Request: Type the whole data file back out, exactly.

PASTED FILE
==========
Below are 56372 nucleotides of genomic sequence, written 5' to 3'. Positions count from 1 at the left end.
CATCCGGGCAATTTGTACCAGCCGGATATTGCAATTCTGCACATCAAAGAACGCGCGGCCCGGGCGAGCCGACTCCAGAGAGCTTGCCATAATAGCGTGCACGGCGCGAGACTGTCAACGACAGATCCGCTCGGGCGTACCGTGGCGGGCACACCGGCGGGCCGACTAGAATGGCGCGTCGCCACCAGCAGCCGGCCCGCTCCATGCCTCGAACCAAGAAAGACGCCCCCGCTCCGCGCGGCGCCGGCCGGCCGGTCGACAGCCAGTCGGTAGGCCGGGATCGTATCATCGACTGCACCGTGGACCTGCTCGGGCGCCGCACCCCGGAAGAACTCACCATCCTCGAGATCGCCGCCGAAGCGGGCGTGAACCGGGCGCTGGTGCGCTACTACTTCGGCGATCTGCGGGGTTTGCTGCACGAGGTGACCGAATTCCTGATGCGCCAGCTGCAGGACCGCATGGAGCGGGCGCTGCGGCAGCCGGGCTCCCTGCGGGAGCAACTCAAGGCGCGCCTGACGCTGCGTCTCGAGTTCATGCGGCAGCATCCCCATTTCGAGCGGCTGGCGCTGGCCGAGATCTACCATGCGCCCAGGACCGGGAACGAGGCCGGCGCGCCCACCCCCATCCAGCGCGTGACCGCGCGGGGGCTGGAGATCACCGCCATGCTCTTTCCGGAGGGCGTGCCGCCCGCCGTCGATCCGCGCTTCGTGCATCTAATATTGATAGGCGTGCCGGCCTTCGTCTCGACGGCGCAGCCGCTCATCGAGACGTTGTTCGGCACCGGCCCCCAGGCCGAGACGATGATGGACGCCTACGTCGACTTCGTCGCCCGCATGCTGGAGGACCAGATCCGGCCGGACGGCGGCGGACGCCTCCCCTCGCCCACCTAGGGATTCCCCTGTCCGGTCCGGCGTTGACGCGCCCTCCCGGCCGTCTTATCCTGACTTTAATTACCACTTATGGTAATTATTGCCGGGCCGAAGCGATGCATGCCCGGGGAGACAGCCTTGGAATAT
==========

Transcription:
Below are 56372 nucleotides of genomic sequence, written 5' to 3'. Positions count from 1 at the left end.
CATCCGGGCAATTTGTACCAGCCGGATATTGCAATTCTGCACATCAAAGAACGCGCGGCCCGGGCGAGCCGACTCCAGAGAGCTTGCCATAATAGCGTGCACGGCGCGAGACTGTCAACGACAGATCCGCTCGGGCGTACCGTGGCGGGCACACCGGCGGGCCGACTAGAATGGCGCGTCGCCACCAGCAGCCGGCCCGCTCCATGCCTCGAACCAAGAAAGACGCCCCCGCTCCGCGCGGCGCCGGCCGGCCGGTCGACAGCCAGTCGGTAGGCCGGGATCGTATCATCGACTGCACCGTGGACCTGCTCGGGCGCCGCACCCCGGAAGAACTCACCATCCTCGAGATCGCCGCCGAAGCGGGCGTGAACCGGGCGCTGGTGCGCTACTACTTCGGCGATCTGCGGGGTTTGCTGCACGAGGTGACCGAATTCCTGATGCGCCAGCTGCAGGACCGCATGGAGCGGGCGCTGCGGCAGCCGGGCTCCCTGCGGGAGCAACTCAAGGCGCGCCTGACGCTGCGTCTCGAGTTCATGCGGCAGCATCCCCATTTCGAGCGGCTGGCGCTGGCCGAGATCTACCATGCGCCCAGGACCGGGAACGAGGCCGGCGCGCCCACCCCCATCCAGCGCGTGACCGCGCGGGGGCTGGAGATCACCGCCATGCTCTTTCCGGAGGGCGTGCCGCCCGCCGTCGATCCGCGCTTCGTGCATCTAATATTGATAGGCGTGCCGGCCTTCGTCTCGACGGCGCAGCCGCTCATCGAGACGTTGTTCGGCACCGGCCCCCAGGCCGAGACGATGATGGACGCCTACGTCGACTTCGTCGCCCGCATGCTGGAGGACCAGATCCGGCCGGACGGCGGCGGACGCCTCCCCTCGCCCACCTAGGGATTCCCCTGTCCGGTCCGGCGTTGACGCGCCCTCCCGGCCGTCTTATCCTGACTTTAATTACCACTTATGGTAATTATTGCCGGGCCGAAGCGATGCATGCCCGGGGAGACAGCCTTGGAATAT